You can’t judge a good book by its cover. The same goes for horses, especially when considering gender. A woman e-mailed me the other day about two mares I have for sale. “I’m an advanced beginner and want something to build my confidence,” she wrote. “Would either of these horses work for me?”
Either would be perfect for her. They are pretty, good-sized, great-brained and as safe as you can ever expect. We exchanged locations, and it turns out she’s less than an hour’s drive. “Come on up and try them!” I told her. “If you have any other questions, feel free to call or e-mail.” A day or so went by and she finally replied, “I have decided to look exclusively for a gelding this time. Thank you!”
I really just CAN’T handle the bad reps mares get these days! Yes, you occasionally do find the mare who turns into the wicked witch when she’s in heat, but those are NOT the norm! I grew up riding a mare, a mustang mare, nonetheless, and I love her. She was never unrideable during her heat cycle, and even though she was definitely the most dominant mare in the field (and not afraid to prove it to anyone), I couldn’t ask for a better teacher or friend than her.
I think people forget all the havoc geldings can wreak, or maybe I’ve just encountered a difficult string on my farm, but don’t let claims of gender neutrality fool you! I’ve had two geldings in training who had to be gelded twice, and each had behavioral problems. One “couldn’t be turned out with other horses!” And the other, whom I’ve had for a while, can be turned out with mares or geldings… separately.
When in a field with mares and geldings, he will herd the mares and chase the geldings away. He has no problem leaving gashes from teeth or trying to pin the gelding in a corner, and if the other gelding is fearful enough to run/climb the fence to the other side, so be it. This gelding, Hank, used to hold rank as second-in-command, and under supervision of Max, acted much more amicably when introducing new horses to the herd. Now that Max has found a new home, Hank has no problem showing dominance more viciously. And yes, he’s been gelded, twice!
Max came to me as a 10yo, supposed to be a 5yo, gelding, and while he did rule the farm peacefully, he would scream for mares and turn out with them very well, until they came into heat and he became a rapist. Maybe not quite a rapist, but he did like it rough, and left a bite mark on a mare’s neck in flagrante. He behaved well with all the horses, behaved like a perfect gentleman under saddle, and never got worked up unless a mare was in heat. He went to a little girl where he would be boarded at her trainer’s and get turned out alone. The perfect situation for him.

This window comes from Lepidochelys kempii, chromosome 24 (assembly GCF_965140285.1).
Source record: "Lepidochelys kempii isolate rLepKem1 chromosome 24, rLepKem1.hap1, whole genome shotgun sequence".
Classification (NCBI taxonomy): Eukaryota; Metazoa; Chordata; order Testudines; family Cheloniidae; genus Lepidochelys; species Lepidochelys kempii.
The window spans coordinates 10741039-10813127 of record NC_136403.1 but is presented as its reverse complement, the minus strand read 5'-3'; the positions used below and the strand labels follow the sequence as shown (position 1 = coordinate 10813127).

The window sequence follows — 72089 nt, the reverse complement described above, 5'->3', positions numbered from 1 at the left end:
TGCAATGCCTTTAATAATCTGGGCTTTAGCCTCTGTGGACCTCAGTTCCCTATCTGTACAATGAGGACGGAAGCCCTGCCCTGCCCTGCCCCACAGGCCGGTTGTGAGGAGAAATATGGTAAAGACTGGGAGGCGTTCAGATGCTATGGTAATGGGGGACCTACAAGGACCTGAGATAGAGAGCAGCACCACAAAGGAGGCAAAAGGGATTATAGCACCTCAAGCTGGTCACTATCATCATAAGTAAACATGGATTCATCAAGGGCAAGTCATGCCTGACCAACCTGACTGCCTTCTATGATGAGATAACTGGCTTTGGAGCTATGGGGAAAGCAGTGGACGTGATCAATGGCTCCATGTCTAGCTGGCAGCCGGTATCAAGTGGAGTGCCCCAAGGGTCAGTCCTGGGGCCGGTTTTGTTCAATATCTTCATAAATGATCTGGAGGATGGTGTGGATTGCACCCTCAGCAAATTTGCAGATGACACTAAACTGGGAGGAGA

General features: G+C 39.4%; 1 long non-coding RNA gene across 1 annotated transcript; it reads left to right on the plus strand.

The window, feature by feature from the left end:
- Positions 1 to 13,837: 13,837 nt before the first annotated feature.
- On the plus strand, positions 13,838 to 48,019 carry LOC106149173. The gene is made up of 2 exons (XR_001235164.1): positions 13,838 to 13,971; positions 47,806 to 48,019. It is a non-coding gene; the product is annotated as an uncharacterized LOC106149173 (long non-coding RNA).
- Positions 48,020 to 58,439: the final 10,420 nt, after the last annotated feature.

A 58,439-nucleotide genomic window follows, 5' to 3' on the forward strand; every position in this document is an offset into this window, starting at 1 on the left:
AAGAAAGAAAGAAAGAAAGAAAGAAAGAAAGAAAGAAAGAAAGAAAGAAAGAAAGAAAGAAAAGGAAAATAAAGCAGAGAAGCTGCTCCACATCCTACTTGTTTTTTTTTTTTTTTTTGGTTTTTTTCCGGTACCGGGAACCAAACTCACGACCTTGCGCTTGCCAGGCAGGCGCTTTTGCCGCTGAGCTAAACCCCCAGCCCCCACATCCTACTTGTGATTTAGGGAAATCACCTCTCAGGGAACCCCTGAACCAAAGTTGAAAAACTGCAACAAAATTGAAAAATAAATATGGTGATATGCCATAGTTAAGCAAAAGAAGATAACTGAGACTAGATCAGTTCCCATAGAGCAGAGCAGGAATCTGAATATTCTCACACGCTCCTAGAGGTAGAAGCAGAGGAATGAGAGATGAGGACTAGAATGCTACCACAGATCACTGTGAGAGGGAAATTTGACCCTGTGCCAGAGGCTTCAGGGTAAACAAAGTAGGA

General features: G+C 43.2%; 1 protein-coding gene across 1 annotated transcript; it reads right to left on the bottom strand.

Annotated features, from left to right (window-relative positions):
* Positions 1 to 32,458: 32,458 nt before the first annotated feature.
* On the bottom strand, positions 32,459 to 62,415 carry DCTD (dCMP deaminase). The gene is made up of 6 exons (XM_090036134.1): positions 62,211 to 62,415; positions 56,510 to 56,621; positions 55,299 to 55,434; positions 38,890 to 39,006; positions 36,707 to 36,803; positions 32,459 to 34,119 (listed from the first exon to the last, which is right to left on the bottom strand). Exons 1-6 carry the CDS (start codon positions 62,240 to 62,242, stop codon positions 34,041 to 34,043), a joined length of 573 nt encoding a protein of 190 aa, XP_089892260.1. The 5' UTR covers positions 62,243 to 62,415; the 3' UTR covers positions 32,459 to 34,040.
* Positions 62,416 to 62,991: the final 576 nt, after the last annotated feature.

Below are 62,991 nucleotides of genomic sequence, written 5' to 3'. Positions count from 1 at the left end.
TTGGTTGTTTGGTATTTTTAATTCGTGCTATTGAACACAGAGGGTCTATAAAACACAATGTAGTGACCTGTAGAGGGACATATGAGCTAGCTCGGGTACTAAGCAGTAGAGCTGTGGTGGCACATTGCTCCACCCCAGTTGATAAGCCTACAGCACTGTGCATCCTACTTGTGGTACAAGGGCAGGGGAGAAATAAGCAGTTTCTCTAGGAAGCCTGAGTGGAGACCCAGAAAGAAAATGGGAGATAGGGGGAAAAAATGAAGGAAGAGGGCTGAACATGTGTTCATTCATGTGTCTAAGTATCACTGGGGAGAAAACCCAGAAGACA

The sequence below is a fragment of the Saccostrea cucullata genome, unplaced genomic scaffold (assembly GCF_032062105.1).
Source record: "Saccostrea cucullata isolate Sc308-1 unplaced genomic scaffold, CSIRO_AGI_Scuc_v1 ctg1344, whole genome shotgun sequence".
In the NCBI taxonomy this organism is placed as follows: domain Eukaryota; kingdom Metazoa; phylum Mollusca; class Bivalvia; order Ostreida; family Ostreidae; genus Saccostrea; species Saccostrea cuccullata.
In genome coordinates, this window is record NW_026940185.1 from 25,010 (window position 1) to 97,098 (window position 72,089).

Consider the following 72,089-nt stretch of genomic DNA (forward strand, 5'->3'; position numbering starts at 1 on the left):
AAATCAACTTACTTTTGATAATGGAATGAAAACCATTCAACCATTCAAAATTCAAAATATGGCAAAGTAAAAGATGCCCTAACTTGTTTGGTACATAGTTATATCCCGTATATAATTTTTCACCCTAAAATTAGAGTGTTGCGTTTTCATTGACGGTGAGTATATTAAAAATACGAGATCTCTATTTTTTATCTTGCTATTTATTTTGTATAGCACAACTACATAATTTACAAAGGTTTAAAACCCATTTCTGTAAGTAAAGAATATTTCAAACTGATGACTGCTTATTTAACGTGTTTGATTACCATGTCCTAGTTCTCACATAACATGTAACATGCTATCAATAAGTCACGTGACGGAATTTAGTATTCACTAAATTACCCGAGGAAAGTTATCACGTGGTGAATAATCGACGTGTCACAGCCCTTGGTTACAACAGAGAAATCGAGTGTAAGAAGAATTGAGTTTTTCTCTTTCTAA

I grew up watching “proud cut” geldings cover mares in 60 acre fields, and other than possible female health worries, don’t particularly care. Currently on my farm, I have two geldings who will try to cover mares. Coincidentally, or not, these two have more “attitude” under saddle. My other two geldings are the epitome of geldings: they get along with everyone and might have quirks under saddle, but not stemming from lingering testosterone. I sold an older gelding as a pleasure/trail horses, and he turned into a fire-breathing, screaming, breeding, pacing dragon at his new home… where he immediately went back up for sale. I only had geldings at the time I had him, and never would have imagined that kind, old soul would ever behave that way.
Now, for the paint gelding I had in training. I never saw him field breed a mare, but he would become so enamored with a mare he lived with, he would bust cross-ties in a screaming rage, just so he could look at her eating idly in the field… without him! At this point in time, I was helping his rider transition back to riding him full-time, and he acted like she didn’t exist. He would have trampled over her in a heartbeat if she would have let him and I hadn’t coached her through it. A good learning experience for the owner, yes, but needless to say, that gelding went back out with the boys after our ride that day.
So yes, maybe if mares didn’t exist, geldings would be the saints we always claim they are. But in all honesty, aside from scratching and breaking boards doing so, mares have not been the difficult ones to manage on my farm. Some horses are more difficult than others, some are saints, regardless of whether they have balls, have had them chopped off, or never started out with any.
I e-mailed the woman back and told her, “You’re more than welcome to come and give my mares a try, no strings attached, or never respond to me, but give mares a chance… SOME geldings can be even worse – they don’t have heat cycles that last a few days.” I doubt she’ll come to her senses, but we’ll see. Agh, women!